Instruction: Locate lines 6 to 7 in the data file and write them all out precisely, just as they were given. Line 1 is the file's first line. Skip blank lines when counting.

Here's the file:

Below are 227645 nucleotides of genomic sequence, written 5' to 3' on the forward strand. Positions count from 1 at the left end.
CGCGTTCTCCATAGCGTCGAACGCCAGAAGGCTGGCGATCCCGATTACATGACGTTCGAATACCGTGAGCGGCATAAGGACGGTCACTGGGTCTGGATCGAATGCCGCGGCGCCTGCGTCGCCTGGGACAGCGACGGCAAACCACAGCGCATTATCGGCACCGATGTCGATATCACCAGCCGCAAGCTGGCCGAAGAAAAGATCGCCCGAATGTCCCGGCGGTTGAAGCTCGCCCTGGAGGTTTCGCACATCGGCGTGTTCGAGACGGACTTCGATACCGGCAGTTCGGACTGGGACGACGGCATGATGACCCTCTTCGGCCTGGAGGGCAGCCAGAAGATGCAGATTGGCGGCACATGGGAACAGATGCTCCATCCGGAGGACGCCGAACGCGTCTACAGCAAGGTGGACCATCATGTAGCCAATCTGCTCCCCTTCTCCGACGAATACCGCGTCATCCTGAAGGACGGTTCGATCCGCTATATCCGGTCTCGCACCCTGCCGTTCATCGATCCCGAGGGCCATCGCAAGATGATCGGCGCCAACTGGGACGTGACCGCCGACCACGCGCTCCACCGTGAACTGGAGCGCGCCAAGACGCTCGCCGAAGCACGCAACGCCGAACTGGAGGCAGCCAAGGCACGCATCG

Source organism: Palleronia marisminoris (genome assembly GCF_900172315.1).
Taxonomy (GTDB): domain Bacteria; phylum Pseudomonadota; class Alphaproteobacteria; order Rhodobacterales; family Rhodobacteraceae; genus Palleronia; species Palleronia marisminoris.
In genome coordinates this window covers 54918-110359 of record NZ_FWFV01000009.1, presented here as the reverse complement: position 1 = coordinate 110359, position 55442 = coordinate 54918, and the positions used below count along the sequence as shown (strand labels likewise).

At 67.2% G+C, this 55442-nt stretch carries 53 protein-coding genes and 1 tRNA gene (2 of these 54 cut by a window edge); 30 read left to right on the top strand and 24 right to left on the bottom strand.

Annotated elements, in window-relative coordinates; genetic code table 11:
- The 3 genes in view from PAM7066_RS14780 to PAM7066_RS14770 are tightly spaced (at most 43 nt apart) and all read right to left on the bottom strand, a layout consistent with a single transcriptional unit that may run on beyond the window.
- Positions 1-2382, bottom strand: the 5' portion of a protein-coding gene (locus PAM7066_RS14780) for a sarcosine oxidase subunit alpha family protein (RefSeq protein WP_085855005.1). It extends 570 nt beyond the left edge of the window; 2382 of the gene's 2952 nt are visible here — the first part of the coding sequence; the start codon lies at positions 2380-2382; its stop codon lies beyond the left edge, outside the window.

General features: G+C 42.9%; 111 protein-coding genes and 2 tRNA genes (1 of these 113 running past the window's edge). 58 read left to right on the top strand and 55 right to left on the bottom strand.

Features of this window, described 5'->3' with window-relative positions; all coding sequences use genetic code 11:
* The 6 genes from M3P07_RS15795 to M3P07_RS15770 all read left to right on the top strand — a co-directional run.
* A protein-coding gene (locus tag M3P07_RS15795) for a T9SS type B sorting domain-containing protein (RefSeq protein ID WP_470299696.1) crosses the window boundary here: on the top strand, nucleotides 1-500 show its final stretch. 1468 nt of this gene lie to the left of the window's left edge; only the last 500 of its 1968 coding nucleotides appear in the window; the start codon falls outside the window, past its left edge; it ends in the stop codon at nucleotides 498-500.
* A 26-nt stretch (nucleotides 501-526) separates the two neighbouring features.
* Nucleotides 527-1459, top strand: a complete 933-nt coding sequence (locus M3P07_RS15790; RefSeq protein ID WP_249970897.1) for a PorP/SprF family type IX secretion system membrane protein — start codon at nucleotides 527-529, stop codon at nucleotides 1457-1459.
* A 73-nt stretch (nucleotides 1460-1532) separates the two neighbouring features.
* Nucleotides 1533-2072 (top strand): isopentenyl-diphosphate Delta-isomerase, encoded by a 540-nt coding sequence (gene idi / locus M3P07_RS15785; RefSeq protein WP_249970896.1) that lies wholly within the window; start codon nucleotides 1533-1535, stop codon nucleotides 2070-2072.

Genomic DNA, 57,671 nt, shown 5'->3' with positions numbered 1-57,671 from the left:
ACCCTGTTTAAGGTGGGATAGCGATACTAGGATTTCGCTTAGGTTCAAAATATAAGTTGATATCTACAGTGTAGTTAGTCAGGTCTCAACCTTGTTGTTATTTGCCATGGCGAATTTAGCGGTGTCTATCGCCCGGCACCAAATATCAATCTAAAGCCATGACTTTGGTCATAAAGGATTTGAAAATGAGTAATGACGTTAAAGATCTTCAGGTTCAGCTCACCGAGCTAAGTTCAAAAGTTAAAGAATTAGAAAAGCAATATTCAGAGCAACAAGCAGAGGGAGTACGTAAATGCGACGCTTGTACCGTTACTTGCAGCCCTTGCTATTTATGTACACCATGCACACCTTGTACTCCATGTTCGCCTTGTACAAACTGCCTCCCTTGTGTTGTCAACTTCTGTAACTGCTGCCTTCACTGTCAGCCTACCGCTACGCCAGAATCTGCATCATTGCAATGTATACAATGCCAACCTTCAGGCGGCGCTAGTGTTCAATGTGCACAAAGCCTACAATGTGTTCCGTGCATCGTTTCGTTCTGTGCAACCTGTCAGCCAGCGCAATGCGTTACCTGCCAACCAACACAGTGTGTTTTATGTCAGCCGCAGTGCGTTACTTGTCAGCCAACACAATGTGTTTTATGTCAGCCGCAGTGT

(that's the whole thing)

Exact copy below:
At 67.2% G+C, this 55442-nt stretch carries 53 protein-coding genes and 1 tRNA gene (2 of these 54 cut by a window edge); 30 read left to right on the top strand and 24 right to left on the bottom strand.

Annotated elements, in window-relative coordinates; genetic code table 11: